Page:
To be able to value certain aspects of structural quality, STAN also computes several metrics. A metric is simply a function mapping artifacts of some kind to numbers. A metric computation can be as simple as counting the number of classes in a package or as complex as determining the average component dependency in the package dependency graph.
STAN’s aim is not to be a mass metrics tool. There are hundreds of metrics that could be computed quite easily, but who really wants to see them all?
STAN currently supports
- Several counting metrics
- Estimated Lines of Code
- McCabe’s Cyclomatic Complexity
- Average Component Dependency (ACD), Fat and Tangled
- Metrics by Robert C. Martin
- Metrics by Chidamber & Kemerer
Metrics are collected into categories. A whole category at once as well as individual metrics can be enabled or disabled.
Where it makes sense, STAN promotes metric averages and distributions from lower level to higher level artifacts. Selecting such a metric on a higher level artifact will show the distribution as a bar chart.
When it comes to assessment, metric thresholds are needed to let the user define the boundaries between acceptable and unacceptable metric values. However, a single threshold may not provide us with the granularity desired for certain metrics.
For example, we might want to say, a value for a method’s lines of code up to 30 is perfect, up to 60 is still fine, up to 120 is critical, above 120 is really bad and 240 is the worst we can imagine.
STAN provides what we call Traffic Light Ratings, partitioning the value range into green, amber and red subranges. Back to our example, 70 lines of code is better than 110. So, even if both values fall into the amber range, they will be rated differently.
STAN comes with a reasonable set of default ratings. However, ratings can be added, removed and adjusted easily. Furthermore, the current settings can be exported and imported. This allows to share preferences with others or to switch between multiple profiles.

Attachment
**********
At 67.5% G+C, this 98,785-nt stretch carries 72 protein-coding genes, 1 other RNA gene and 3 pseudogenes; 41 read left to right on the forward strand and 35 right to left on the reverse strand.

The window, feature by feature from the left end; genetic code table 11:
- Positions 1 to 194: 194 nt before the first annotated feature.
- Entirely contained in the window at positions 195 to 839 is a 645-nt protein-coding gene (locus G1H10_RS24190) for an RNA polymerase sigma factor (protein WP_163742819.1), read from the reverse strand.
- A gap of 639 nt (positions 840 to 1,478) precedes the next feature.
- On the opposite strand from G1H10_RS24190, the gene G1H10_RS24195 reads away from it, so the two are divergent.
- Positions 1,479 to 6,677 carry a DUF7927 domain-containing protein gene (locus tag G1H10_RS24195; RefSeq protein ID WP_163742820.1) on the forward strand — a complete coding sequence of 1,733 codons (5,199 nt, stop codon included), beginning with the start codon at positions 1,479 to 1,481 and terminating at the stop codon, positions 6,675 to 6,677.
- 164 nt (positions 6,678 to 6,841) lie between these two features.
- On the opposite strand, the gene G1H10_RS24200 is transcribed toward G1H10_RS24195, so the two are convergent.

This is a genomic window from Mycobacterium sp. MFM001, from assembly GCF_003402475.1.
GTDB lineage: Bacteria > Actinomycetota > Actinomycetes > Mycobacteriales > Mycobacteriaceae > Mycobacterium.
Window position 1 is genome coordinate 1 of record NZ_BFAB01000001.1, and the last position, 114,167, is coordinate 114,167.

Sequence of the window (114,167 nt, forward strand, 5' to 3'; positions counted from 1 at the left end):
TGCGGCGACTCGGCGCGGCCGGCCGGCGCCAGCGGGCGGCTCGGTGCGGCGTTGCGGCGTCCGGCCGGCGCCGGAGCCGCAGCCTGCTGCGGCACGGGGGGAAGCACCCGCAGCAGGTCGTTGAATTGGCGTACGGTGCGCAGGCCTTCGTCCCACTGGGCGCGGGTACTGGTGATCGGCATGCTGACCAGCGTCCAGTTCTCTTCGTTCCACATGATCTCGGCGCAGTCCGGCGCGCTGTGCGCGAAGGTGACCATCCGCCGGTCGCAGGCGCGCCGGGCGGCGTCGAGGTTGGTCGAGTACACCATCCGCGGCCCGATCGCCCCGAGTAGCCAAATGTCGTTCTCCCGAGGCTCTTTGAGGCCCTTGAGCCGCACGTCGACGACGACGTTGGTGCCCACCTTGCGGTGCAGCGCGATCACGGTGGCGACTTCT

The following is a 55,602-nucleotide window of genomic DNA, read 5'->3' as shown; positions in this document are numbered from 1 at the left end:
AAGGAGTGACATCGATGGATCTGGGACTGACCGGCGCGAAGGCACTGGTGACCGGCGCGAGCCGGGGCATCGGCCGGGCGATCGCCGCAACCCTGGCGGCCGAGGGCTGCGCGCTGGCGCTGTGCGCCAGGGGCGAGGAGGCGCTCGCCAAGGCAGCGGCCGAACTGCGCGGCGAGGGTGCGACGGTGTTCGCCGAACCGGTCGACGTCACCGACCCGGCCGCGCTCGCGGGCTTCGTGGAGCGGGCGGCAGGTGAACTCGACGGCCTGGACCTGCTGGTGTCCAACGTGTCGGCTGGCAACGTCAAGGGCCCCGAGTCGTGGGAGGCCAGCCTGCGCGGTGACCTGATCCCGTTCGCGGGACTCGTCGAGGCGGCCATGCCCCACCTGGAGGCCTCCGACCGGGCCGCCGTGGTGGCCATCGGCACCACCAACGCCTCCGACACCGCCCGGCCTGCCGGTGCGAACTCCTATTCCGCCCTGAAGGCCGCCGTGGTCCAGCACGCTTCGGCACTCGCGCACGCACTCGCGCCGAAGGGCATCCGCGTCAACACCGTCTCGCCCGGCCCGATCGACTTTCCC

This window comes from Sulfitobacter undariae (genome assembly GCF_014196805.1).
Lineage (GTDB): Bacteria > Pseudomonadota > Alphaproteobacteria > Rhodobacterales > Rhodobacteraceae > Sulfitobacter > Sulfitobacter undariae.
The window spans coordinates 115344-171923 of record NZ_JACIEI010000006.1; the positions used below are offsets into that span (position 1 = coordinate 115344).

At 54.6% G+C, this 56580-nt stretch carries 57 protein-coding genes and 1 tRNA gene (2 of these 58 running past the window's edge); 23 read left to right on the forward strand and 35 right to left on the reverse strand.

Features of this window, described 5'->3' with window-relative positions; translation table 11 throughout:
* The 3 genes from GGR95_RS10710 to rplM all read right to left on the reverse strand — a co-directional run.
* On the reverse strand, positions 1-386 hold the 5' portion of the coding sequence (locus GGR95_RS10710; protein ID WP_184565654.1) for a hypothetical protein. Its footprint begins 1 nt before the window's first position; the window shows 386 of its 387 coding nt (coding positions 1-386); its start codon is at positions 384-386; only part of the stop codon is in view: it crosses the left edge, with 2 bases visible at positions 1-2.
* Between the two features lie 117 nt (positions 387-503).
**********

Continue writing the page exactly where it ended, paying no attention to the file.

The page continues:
An artifact is said to violate a metric if it is rated amber or red for that metric. For each artifact, STAN shows you all metrics that are violated by the artifact itself or by contained artifacts.
To take further profit of our ratings, we can use them to rank metric violations. However, simply sorting by rating isn’t good enough. What we need is a measure for relevance.
STAN assumes that violations at “big” artifacts are worse than violations at “small” ones: it should be more relevant if a package received a bad rating for some metric A than if one of its 42 classes received a similar rating for some metric B. Moreover, even if a package is rated amber for A, this might be more relevant than if one of its classes is rated red for B.
To take this into account, STAN prioritizes a metric violation by weighting its rating with the amount of the artifact’s underlying code. The result is shown in the Violations View.
Finally, for a given artifact, we might want to get a feeling for how metrics contribute to its violations and how badly the artifact is polluted by violations. STAN’s Pollution Chart shows us exactly this.
Selecting a slice as shown above filters the Violations View to the corresponding metric.
The wider the ring, the higher the degree of pollution of the underlying code. On the application level, the ring’s thickness can serve as a quick indicator for the overall structural quality of the code base.
Metric queries allow to track down artifacts that exceed some metric threshold or rating category. You’ll find it convenient to have these artifacts at one place, to browse and investigate them, without loosing scope. For example, the query “Tangled > 0” will give all the package trees with cyclic dependencies between their children:
Double clicking a row will make the corresponding package tree the current artifact, thus showing the tangled graph in the Composition View.
Queries may be defined for any supported metric by specifying a threshold constant (as in the example above). Additionally, queries for rated metrics may be defined to match certain rating categories, I.e. “amber or red” or “red”, thus collecting all artifacts violating the given metric.
Treemaps are a great tool for space efficient visualization of hierarchical structures. In fact, STAN uses treemaps in several places. The Map View is used to visualize the ratings of artifacts from a hierarchy for a given metric. For example, a map for the Tangled metric will show the package tree hierarchy as nested cells, whose background color reflects the ratings:
Double clicking a cell will make the corresponding package tree the current artifact, thus showing the tangled graph in the Composition View.